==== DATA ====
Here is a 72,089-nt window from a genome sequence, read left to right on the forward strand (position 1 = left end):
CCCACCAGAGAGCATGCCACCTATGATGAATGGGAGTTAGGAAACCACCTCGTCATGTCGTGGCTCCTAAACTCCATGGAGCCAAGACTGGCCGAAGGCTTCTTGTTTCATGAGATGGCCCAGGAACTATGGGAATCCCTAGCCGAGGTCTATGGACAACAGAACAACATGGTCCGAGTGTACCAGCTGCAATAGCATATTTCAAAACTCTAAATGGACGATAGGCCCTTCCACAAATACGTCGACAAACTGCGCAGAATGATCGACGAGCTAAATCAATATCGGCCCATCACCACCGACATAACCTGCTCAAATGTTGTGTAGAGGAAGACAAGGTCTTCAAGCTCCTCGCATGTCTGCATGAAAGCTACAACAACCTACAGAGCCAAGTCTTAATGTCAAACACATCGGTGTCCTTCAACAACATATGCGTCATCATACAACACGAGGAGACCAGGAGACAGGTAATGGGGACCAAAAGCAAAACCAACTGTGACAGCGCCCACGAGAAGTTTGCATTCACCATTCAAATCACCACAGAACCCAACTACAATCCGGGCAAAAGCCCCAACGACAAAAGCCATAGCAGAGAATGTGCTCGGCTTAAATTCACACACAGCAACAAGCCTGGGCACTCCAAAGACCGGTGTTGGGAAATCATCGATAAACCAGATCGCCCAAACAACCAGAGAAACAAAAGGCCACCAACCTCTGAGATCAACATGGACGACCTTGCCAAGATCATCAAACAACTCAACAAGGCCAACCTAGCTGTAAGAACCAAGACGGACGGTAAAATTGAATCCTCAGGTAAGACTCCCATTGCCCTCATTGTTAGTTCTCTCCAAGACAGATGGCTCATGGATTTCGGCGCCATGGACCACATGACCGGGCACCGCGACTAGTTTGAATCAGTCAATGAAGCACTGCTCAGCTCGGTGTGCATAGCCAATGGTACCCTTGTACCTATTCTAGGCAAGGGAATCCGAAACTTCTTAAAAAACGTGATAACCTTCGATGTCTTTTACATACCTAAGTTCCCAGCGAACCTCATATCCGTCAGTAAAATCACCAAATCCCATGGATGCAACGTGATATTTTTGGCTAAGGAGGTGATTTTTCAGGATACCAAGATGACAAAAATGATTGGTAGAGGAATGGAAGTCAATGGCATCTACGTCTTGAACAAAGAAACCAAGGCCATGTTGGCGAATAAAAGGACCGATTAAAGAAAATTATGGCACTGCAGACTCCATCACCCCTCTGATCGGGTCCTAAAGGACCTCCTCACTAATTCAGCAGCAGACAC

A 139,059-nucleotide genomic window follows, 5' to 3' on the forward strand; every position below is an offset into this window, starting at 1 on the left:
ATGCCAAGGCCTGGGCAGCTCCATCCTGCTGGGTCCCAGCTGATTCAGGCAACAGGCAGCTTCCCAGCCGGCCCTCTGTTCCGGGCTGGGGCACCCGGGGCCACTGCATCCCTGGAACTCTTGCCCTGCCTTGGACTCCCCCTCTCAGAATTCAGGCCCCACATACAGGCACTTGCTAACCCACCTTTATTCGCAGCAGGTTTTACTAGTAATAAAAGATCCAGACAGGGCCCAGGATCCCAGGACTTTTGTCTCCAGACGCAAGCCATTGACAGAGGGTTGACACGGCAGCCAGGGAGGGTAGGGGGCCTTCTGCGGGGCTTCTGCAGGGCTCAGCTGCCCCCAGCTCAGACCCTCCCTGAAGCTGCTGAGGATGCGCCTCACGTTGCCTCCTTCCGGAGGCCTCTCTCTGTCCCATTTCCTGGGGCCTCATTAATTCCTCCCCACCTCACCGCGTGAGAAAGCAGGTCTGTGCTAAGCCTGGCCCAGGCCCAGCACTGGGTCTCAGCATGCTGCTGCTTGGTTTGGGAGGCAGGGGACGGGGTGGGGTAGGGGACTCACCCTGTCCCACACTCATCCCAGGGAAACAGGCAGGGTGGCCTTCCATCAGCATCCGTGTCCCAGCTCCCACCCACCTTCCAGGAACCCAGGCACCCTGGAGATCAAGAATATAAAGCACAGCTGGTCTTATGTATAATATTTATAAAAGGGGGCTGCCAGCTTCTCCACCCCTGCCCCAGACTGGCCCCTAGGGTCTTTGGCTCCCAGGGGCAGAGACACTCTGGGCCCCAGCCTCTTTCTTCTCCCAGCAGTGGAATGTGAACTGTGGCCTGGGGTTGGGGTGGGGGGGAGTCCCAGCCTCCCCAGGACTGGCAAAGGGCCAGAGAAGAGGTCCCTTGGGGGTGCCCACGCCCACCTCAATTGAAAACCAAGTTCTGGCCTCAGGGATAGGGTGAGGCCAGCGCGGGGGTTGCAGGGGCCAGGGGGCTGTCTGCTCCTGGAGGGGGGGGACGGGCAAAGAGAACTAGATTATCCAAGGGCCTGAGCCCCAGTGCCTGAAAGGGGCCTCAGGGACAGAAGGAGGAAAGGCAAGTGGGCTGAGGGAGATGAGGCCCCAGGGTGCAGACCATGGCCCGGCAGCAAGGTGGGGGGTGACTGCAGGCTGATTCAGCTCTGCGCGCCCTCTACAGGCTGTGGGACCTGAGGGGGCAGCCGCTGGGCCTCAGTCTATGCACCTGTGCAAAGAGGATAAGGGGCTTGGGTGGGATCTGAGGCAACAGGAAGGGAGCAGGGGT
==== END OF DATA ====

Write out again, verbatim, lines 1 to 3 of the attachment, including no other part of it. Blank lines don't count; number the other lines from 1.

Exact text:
Here is a 72,089-nt window from a genome sequence, read left to right on the forward strand (position 1 = left end):
CCCACCAGAGAGCATGCCACCTATGATGAATGGGAGTTAGGAAACCACCTCGTCATGTCGTGGCTCCTAAACTCCATGGAGCCAAGACTGGCCGAAGGCTTCTTGTTTCATGAGATGGCCCAGGAACTATGGGAATCCCTAGCCGAGGTCTATGGACAACAGAACAACATGGTCCGAGTGTACCAGCTGCAATAGCATATTTCAAAACTCTAAATGGACGATAGGCCCTTCCACAAATACGTCGACAAACTGCGCAGAATGATCGACGAGCTAAATCAATATCGGCCCATCACCACCGACATAACCTGCTCAAATGTTGTGTAGAGGAAGACAAGGTCTTCAAGCTCCTCGCATGTCTGCATGAAAGCTACAACAACCTACAGAGCCAAGTCTTAATGTCAAACACATCGGTGTCCTTCAACAACATATGCGTCATCATACAACACGAGGAGACCAGGAGACAGGTAATGGGGACCAAAAGCAAAACCAACTGTGACAGCGCCCACGAGAAGTTTGCATTCACCATTCAAATCACCACAGAACCCAACTACAATCCGGGCAAAAGCCCCAACGACAAAAGCCATAGCAGAGAATGTGCTCGGCTTAAATTCACACACAGCAACAAGCCTGGGCACTCCAAAGACCGGTGTTGGGAAATCATCGATAAACCAGATCGCCCAAACAACCAGAGAAACAAAAGGCCACCAACCTCTGAGATCAACATGGACGACCTTGCCAAGATCATCAAACAACTCAACAAGGCCAACCTAGCTGTAAGAACCAAGACGGACGGTAAAATTGAATCCTCAGGTAAGACTCCCATTGCCCTCATTGTTAGTTCTCTCCAAGACAGATGGCTCATGGATTTCGGCGCCATGGACCACATGACCGGGCACCGCGACTAGTTTGAATCAGTCAATGAAGCACTGCTCAGCTCGGTGTGCATAGCCAATGGTACCCTTGTACCTATTCTAGGCAAGGGAATCCGAAACTTCTTAAAAAACGTGATAACCTTCGATGTCTTTTACATACCTAAGTTCCCAGCGAACCTCATATCCGTCAGTAAAATCACCAAATCCCATGGATGCAACGTGATATTTTTGGCTAAGGAGGTGATTTTTCAGGATACCAAGATGACAAAAATGATTGGTAGAGGAATGGAAGTCAATGGCATCTACGTCTTGAACAAAGAAACCAAGGCCATGTTGGCGAATAAAAGGACCGATTAAAGAAAATTATGGCACTGCAGACTCCATCACCCCTCTGATCGGGTCCTAAAGGACCTCCTCACTAATTCAGCAGCAGACAC

A 139,059-nucleotide genomic window follows, 5' to 3' on the forward strand; every position below is an offset into this window, starting at 1 on the left: